The Senate continues to set new records and “first ever” events during the Trump era, but not all of them are worthy of applause. Yesterday saw one of these firsts when the Vice President had to come to the Senate and break a 50-50 tie to confirm one of President Trump’s nominees to the 8th Circuit Court of Appeals. It turns out that Jonathan Kobes couldn’t muster a single vote from the Democrats and outgoing Arizona Senator Jeff Flake joined them in opposition. (CBS News)
A federal judge nominee who the American Bar Association deemed “not qualified” for the bench has become the first in U.S. history to be confirmed by the Senate with a tie-breaking vote from the vice president.
Jonathan Kobes, a lawyer from Sioux Falls, South Dakota, was confirmed Tuesday to serve on the 8th Circuit Court of Appeals. Vice President Mike Pence cast the deciding vote after senators split 50-50 on his confirmation. Every Democratic senator voted against Kobes, as did Arizona Republican Sen. Jeff Flake, who has vowed to oppose all judicial nominees until Republicans agree to legislation protecting special counsel Robert Mueller from being fired.
Never before has a tiebreaker vote put a judicial nominee on a federal bench, according to the Cardozo Law Review. The closest prior instance came when Vice President George H.W. Bush broke a tie to oppose reconsidering a nominee who had already been confirmed by a 48-46 vote.
We should be questioning two aspects of this vote. The first and most obvious one (at least to me) is why they were bothering forcing a vote on Kobes in the lame duck session to begin with. They knew that Flake was going to stick to his previously stated plan to basically work with the Democrats until a bill to protect the Mueller investigation was passed. In a few weeks time, the new class will be seated, Flake will be gone and the GOP will have a larger majority. Why not just hold off on the Kobes vote until then?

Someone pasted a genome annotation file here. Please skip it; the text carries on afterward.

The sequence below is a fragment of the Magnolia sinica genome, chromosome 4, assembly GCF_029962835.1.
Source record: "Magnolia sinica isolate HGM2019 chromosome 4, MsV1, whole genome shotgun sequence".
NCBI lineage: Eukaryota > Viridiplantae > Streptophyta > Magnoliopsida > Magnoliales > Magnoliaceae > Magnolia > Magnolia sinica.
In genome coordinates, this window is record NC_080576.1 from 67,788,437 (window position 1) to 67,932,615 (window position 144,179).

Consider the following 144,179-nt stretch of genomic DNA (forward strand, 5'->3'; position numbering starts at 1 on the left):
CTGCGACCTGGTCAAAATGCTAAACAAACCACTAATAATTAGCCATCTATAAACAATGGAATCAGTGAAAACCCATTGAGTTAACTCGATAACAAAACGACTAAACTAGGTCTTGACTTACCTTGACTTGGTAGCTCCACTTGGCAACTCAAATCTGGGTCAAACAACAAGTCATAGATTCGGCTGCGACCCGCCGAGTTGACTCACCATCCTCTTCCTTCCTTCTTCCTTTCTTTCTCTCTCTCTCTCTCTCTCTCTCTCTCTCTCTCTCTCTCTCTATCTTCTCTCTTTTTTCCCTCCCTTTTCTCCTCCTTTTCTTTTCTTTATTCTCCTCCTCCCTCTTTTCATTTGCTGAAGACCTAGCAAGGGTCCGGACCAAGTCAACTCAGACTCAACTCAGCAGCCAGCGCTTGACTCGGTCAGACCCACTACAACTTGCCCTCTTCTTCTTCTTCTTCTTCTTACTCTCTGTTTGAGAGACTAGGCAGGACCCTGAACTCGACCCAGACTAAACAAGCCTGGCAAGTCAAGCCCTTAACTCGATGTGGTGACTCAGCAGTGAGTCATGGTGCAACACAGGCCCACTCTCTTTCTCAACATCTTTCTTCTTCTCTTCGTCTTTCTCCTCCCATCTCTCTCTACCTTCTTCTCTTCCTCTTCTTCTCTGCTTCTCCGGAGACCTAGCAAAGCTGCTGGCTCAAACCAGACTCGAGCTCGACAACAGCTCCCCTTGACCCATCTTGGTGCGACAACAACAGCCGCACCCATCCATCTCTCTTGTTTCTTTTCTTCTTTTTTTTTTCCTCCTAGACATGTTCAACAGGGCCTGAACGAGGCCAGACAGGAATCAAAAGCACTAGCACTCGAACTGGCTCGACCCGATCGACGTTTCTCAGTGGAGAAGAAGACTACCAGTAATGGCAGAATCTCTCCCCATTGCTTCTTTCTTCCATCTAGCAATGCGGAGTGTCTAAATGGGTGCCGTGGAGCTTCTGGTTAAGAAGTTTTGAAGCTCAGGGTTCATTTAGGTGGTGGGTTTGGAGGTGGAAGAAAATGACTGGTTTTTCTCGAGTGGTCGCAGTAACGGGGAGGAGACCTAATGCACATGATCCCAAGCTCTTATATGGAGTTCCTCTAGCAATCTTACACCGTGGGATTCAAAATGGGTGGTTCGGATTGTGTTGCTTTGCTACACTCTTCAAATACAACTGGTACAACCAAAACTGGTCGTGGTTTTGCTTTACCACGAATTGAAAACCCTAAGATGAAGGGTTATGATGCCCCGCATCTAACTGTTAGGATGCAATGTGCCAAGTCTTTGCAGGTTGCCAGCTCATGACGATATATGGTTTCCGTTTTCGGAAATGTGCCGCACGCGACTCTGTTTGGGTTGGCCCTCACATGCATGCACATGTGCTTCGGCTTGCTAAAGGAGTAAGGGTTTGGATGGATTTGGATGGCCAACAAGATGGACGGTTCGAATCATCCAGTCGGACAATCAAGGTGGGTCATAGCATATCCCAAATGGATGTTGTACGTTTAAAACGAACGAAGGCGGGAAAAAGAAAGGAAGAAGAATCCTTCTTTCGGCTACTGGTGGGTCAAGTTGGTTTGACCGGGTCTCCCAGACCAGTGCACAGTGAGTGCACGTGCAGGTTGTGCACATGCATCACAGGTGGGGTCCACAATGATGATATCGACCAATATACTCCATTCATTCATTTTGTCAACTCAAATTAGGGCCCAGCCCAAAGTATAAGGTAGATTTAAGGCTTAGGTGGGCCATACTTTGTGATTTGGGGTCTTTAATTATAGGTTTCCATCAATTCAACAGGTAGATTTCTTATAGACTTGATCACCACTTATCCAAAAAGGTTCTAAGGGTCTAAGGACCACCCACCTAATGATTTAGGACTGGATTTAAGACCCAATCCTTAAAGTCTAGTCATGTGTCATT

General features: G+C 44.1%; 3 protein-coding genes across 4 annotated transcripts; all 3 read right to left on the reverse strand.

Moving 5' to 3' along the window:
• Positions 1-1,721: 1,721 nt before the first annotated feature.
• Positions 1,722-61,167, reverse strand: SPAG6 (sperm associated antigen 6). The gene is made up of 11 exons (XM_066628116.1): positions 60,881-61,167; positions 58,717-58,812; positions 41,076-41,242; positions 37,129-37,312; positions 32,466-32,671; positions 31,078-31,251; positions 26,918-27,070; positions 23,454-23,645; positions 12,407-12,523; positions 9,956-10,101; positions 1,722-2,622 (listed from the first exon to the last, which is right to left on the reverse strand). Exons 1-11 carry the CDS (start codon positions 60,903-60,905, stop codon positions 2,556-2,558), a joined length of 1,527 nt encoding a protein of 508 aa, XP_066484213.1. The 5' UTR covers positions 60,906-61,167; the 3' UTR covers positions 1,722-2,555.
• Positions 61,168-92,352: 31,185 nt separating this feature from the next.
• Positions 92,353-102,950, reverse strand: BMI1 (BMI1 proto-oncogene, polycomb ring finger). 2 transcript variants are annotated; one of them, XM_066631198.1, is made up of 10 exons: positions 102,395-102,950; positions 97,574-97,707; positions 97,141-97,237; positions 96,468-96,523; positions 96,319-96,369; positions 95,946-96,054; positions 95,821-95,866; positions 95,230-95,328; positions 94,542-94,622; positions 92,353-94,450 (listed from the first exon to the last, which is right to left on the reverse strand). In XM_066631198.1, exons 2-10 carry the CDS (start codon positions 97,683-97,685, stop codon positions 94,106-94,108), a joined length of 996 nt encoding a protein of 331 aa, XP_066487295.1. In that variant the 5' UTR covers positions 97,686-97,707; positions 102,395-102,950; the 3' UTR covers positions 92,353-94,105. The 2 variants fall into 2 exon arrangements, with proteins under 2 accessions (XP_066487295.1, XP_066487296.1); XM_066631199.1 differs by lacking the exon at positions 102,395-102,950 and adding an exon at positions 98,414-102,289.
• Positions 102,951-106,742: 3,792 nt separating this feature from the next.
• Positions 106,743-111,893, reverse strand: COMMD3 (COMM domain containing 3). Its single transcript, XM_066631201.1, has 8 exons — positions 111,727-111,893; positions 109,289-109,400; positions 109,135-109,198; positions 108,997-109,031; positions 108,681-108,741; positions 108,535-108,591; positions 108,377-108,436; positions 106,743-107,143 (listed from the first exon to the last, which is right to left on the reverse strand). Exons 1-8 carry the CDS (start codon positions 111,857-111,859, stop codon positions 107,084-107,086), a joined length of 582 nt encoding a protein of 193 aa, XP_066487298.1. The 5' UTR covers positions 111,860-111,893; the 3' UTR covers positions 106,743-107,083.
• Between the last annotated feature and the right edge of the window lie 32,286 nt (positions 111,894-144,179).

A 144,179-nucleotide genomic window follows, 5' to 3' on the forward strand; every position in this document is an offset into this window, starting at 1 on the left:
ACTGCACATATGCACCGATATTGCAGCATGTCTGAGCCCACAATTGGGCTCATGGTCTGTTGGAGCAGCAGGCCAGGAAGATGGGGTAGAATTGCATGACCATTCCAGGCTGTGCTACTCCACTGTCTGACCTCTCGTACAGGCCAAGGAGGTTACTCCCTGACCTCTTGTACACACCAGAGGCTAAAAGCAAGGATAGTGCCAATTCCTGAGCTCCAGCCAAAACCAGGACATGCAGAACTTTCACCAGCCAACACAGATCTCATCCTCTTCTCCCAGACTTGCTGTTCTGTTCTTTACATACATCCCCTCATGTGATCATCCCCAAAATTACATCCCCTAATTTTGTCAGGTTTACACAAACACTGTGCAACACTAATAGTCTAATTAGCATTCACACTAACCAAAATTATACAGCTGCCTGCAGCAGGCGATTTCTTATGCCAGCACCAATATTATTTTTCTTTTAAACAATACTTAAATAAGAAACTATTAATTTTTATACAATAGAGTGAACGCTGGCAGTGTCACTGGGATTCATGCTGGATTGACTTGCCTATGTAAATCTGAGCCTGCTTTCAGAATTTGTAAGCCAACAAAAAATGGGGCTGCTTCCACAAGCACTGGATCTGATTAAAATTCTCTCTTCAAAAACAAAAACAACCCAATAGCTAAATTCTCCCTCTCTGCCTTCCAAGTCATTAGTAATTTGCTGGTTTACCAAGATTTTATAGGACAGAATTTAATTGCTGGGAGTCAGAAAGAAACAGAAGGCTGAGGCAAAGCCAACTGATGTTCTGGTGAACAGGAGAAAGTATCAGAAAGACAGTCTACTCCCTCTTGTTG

The other question is why the President and the GOP majority were so determined to push Kobes through. His “not qualified” rating from the ABA is a legitimate concern in this case. While the ABA freely admitted that Kobes is “a very accomplished, competent, and capable person,” he’s not a judge. He’s an attorney and a political operative who didn’t have enough sufficiently compelling written opinions to submit to prove his qualifications.
To be sure, he may turn out to be a fine judge over the test of time, but what if he’s not? We’re talking about the Court of Appeals here and this is a lifetime appointment. Surely there were enough qualified, conservative candidates out there to fill this opening. It just seems like a rather odd hill to (almost) die on at this point in the session.
In any event, hopefully, that will be the last of these stalemates we’ll see for a while. The incoming Senate should have no difficulty confirming the rest of the qualified nominees presented to them.